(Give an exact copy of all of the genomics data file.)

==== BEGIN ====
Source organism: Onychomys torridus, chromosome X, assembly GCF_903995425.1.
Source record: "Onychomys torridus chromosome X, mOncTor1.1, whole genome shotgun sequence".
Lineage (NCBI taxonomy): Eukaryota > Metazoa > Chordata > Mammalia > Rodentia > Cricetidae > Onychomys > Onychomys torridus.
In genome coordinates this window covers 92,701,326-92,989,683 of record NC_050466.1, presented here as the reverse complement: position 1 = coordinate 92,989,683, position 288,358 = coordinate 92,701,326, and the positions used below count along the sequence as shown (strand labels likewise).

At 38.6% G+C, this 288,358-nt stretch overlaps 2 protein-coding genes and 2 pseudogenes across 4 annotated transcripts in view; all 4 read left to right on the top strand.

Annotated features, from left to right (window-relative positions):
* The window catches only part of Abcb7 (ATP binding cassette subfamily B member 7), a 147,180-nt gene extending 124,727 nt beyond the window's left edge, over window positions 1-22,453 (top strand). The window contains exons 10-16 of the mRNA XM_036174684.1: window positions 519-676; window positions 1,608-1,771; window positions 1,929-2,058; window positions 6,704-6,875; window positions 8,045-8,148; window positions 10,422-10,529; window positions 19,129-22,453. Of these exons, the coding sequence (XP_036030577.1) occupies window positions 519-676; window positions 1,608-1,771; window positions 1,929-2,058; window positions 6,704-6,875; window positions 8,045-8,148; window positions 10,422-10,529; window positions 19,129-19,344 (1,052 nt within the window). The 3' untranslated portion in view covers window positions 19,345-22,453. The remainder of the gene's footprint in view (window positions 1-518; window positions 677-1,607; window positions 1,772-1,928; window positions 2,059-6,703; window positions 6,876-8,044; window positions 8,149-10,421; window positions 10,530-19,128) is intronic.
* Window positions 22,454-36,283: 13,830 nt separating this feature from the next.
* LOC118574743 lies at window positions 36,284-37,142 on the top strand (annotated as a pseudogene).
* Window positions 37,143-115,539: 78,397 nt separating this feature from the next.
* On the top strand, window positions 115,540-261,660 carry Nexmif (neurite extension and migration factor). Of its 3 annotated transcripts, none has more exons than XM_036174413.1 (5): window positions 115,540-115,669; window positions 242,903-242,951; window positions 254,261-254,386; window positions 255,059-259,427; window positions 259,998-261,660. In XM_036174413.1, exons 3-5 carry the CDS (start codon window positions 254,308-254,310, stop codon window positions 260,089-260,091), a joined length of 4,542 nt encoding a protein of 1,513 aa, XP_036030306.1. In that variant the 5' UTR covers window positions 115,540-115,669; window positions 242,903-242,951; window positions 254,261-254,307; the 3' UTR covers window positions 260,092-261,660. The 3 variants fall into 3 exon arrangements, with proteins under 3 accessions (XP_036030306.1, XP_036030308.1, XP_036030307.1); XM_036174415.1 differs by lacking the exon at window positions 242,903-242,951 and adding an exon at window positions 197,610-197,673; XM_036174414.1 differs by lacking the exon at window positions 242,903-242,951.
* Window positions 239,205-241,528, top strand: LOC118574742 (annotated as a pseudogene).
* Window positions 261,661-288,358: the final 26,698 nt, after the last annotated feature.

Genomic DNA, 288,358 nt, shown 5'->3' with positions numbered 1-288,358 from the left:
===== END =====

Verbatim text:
Source organism: Onychomys torridus, chromosome X, assembly GCF_903995425.1.
Source record: "Onychomys torridus chromosome X, mOncTor1.1, whole genome shotgun sequence".
Lineage (NCBI taxonomy): Eukaryota > Metazoa > Chordata > Mammalia > Rodentia > Cricetidae > Onychomys > Onychomys torridus.
In genome coordinates this window covers 92,701,326-92,989,683 of record NC_050466.1, presented here as the reverse complement: position 1 = coordinate 92,989,683, position 288,358 = coordinate 92,701,326, and the positions used below count along the sequence as shown (strand labels likewise).

At 38.6% G+C, this 288,358-nt stretch overlaps 2 protein-coding genes and 2 pseudogenes across 4 annotated transcripts in view; all 4 read left to right on the top strand.

Annotated features, from left to right (window-relative positions):
* The window catches only part of Abcb7 (ATP binding cassette subfamily B member 7), a 147,180-nt gene extending 124,727 nt beyond the window's left edge, over window positions 1-22,453 (top strand). The window contains exons 10-16 of the mRNA XM_036174684.1: window positions 519-676; window positions 1,608-1,771; window positions 1,929-2,058; window positions 6,704-6,875; window positions 8,045-8,148; window positions 10,422-10,529; window positions 19,129-22,453. Of these exons, the coding sequence (XP_036030577.1) occupies window positions 519-676; window positions 1,608-1,771; window positions 1,929-2,058; window positions 6,704-6,875; window positions 8,045-8,148; window positions 10,422-10,529; window positions 19,129-19,344 (1,052 nt within the window). The 3' untranslated portion in view covers window positions 19,345-22,453. The remainder of the gene's footprint in view (window positions 1-518; window positions 677-1,607; window positions 1,772-1,928; window positions 2,059-6,703; window positions 6,876-8,044; window positions 8,149-10,421; window positions 10,530-19,128) is intronic.
* Window positions 22,454-36,283: 13,830 nt separating this feature from the next.
* LOC118574743 lies at window positions 36,284-37,142 on the top strand (annotated as a pseudogene).
* Window positions 37,143-115,539: 78,397 nt separating this feature from the next.
* On the top strand, window positions 115,540-261,660 carry Nexmif (neurite extension and migration factor). Of its 3 annotated transcripts, none has more exons than XM_036174413.1 (5): window positions 115,540-115,669; window positions 242,903-242,951; window positions 254,261-254,386; window positions 255,059-259,427; window positions 259,998-261,660. In XM_036174413.1, exons 3-5 carry the CDS (start codon window positions 254,308-254,310, stop codon window positions 260,089-260,091), a joined length of 4,542 nt encoding a protein of 1,513 aa, XP_036030306.1. In that variant the 5' UTR covers window positions 115,540-115,669; window positions 242,903-242,951; window positions 254,261-254,307; the 3' UTR covers window positions 260,092-261,660. The 3 variants fall into 3 exon arrangements, with proteins under 3 accessions (XP_036030306.1, XP_036030308.1, XP_036030307.1); XM_036174415.1 differs by lacking the exon at window positions 242,903-242,951 and adding an exon at window positions 197,610-197,673; XM_036174414.1 differs by lacking the exon at window positions 242,903-242,951.
* Window positions 239,205-241,528, top strand: LOC118574742 (annotated as a pseudogene).
* Window positions 261,661-288,358: the final 26,698 nt, after the last annotated feature.

Genomic DNA, 288,358 nt, shown 5'->3' with positions numbered 1-288,358 from the left: